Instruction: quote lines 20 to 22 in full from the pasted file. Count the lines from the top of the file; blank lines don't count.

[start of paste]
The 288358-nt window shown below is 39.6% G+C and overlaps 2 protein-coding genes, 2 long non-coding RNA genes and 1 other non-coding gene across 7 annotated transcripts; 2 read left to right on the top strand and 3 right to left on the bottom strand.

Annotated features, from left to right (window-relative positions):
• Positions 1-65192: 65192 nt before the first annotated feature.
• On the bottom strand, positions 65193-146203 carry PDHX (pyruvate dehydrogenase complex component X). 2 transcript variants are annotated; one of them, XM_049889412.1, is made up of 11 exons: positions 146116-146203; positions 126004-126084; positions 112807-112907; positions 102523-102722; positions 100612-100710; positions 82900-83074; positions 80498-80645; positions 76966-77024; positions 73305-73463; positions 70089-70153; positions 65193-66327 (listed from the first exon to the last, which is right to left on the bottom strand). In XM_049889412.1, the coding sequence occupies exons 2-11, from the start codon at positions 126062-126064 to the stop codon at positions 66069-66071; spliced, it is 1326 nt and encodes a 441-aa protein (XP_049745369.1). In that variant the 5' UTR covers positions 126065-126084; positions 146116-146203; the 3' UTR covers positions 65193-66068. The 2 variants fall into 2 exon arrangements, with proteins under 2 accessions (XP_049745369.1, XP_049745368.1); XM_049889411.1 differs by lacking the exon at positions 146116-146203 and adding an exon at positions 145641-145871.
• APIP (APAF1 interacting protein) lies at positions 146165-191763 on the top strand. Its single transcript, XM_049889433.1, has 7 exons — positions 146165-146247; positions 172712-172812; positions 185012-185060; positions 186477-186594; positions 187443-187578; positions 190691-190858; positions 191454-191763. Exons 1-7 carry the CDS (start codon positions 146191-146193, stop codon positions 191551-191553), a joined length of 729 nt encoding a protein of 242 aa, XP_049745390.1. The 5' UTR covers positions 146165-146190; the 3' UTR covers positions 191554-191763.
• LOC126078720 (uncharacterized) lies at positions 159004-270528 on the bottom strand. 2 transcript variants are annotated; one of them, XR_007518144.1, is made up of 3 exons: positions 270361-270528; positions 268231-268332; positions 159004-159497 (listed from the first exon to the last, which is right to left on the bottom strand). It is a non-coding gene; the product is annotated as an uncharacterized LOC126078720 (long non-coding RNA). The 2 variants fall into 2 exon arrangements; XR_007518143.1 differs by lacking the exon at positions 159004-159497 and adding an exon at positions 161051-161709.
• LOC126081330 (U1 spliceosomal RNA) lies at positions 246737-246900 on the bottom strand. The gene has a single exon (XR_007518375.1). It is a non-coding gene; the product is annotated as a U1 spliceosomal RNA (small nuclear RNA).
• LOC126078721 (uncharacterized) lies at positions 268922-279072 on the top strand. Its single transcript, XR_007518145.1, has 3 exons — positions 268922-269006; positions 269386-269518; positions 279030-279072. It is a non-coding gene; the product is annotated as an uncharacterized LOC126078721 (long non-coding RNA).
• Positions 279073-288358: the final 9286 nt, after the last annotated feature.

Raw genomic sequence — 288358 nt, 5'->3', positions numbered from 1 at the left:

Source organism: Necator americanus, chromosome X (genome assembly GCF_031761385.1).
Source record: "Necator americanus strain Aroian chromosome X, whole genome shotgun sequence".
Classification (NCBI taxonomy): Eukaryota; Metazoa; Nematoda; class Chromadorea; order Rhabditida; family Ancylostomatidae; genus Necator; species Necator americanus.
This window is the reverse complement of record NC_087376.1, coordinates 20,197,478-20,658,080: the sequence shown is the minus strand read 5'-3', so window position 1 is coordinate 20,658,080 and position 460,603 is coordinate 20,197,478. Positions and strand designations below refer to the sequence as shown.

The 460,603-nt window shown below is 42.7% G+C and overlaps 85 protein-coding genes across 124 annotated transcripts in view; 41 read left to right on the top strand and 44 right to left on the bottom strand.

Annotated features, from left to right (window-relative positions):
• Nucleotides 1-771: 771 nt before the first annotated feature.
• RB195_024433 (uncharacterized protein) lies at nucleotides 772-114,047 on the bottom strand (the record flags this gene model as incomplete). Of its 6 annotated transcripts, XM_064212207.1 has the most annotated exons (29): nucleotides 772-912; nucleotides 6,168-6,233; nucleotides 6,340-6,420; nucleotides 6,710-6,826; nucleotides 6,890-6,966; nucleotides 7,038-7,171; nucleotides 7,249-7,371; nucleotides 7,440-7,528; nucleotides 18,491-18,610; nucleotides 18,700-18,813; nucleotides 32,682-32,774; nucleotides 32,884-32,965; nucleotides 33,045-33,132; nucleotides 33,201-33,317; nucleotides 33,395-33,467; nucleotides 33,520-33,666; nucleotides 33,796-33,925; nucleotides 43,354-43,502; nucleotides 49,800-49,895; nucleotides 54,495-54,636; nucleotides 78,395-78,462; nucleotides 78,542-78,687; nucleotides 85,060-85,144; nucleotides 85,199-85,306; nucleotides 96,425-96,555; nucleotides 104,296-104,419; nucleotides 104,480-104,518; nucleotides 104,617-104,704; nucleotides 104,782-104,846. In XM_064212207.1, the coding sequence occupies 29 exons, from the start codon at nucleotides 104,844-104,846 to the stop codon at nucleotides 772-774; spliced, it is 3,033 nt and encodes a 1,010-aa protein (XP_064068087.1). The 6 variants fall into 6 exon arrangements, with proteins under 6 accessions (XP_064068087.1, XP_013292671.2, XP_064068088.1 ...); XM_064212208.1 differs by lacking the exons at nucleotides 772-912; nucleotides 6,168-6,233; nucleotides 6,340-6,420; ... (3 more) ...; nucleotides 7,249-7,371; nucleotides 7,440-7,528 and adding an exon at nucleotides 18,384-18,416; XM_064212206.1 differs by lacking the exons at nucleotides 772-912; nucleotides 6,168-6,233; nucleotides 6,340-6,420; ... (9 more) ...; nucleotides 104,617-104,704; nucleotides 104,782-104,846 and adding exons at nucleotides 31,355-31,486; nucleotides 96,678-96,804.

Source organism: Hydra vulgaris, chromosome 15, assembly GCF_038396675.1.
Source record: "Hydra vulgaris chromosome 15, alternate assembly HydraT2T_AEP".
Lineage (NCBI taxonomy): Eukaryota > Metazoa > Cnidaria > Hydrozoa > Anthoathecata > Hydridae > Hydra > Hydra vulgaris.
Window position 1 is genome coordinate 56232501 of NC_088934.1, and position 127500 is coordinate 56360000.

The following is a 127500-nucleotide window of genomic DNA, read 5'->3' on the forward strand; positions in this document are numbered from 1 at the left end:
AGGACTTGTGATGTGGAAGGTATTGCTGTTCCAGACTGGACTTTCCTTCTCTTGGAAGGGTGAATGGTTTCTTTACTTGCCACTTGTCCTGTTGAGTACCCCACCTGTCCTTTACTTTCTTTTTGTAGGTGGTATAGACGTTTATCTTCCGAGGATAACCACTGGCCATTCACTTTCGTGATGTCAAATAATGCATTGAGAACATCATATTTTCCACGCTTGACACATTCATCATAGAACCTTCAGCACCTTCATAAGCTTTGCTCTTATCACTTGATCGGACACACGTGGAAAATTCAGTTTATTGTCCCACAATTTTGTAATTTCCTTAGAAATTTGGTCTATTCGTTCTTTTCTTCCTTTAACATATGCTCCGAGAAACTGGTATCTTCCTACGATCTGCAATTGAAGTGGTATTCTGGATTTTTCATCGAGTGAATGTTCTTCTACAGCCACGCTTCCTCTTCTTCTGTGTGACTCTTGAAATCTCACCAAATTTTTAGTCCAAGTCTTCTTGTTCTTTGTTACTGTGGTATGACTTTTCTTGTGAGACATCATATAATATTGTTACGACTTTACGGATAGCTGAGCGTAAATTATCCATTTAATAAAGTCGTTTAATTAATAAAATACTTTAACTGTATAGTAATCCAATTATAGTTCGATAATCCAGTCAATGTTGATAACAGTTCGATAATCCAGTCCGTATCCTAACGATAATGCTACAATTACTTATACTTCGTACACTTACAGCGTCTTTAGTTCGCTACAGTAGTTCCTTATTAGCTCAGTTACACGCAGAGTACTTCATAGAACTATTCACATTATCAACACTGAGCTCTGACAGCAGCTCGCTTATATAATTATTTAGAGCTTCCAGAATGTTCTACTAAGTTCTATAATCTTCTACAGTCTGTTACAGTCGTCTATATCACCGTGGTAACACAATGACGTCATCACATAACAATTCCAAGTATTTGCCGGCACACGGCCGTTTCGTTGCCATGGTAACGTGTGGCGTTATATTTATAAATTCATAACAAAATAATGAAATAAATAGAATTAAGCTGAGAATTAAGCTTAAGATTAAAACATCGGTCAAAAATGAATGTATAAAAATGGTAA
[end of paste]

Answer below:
Source record: "Hydra vulgaris chromosome 15, alternate assembly HydraT2T_AEP".
Lineage (NCBI taxonomy): Eukaryota > Metazoa > Cnidaria > Hydrozoa > Anthoathecata > Hydridae > Hydra > Hydra vulgaris.
Window position 1 is genome coordinate 56232501 of NC_088934.1, and position 127500 is coordinate 56360000.